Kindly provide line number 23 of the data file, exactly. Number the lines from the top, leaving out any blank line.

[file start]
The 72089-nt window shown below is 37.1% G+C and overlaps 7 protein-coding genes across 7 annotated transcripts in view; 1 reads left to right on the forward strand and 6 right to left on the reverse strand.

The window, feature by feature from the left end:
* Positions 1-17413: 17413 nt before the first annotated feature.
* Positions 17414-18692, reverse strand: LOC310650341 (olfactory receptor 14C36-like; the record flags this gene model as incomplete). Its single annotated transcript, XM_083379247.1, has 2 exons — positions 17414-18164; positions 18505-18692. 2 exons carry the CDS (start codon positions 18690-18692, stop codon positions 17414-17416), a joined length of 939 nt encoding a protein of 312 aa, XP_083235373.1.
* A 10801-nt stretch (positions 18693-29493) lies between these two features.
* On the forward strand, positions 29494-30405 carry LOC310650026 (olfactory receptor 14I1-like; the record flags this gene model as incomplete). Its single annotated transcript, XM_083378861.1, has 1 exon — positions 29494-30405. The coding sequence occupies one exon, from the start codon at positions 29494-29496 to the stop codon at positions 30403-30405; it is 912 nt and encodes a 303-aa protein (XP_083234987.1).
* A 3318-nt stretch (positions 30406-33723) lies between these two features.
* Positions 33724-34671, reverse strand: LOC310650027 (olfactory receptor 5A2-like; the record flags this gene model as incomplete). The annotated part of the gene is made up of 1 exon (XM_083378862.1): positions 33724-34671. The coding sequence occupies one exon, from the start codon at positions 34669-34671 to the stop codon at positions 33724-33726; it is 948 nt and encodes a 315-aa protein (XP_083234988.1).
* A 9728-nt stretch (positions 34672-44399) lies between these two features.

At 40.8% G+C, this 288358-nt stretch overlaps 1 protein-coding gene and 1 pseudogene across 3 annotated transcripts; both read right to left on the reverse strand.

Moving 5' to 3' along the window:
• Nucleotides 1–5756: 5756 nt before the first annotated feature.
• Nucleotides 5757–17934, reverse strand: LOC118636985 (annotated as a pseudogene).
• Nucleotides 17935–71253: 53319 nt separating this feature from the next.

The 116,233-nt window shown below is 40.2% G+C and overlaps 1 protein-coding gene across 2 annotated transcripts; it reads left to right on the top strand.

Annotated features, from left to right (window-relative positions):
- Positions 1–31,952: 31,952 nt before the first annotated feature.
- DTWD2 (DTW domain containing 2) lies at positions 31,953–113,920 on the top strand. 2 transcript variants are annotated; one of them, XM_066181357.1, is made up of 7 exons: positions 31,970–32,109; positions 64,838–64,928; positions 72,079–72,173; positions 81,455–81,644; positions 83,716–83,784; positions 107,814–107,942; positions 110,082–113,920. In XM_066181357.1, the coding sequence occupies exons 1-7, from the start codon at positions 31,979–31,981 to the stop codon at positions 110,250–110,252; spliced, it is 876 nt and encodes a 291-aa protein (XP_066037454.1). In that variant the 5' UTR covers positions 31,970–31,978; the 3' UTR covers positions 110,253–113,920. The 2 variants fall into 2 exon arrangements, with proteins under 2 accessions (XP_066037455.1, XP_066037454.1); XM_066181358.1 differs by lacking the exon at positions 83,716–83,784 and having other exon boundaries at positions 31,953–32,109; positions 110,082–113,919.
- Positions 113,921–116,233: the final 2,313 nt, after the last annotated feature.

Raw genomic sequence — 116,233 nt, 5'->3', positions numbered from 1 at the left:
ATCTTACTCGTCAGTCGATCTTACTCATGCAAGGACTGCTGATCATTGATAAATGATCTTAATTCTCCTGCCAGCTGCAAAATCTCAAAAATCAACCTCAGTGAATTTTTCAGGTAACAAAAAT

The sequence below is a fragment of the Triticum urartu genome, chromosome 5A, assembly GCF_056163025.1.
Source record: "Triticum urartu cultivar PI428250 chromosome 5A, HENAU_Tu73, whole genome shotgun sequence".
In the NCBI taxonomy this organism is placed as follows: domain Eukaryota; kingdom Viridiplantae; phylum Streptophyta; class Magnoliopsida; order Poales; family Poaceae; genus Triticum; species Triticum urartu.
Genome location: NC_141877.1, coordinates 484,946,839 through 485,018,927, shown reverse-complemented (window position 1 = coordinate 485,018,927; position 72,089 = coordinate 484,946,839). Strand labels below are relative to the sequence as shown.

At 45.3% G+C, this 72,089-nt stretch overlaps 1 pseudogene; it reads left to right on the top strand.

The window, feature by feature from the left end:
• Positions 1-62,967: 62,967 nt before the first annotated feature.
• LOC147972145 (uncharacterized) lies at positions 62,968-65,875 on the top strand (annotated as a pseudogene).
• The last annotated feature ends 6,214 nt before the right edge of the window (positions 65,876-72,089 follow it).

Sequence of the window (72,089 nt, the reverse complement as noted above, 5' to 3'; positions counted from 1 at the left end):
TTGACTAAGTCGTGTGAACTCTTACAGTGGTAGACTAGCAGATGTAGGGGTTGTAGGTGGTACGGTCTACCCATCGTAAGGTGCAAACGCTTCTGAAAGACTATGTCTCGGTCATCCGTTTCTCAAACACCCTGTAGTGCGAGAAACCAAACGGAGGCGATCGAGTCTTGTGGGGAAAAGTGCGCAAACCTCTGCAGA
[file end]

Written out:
Source record: "Triticum urartu cultivar PI428250 chromosome 5A, HENAU_Tu73, whole genome shotgun sequence".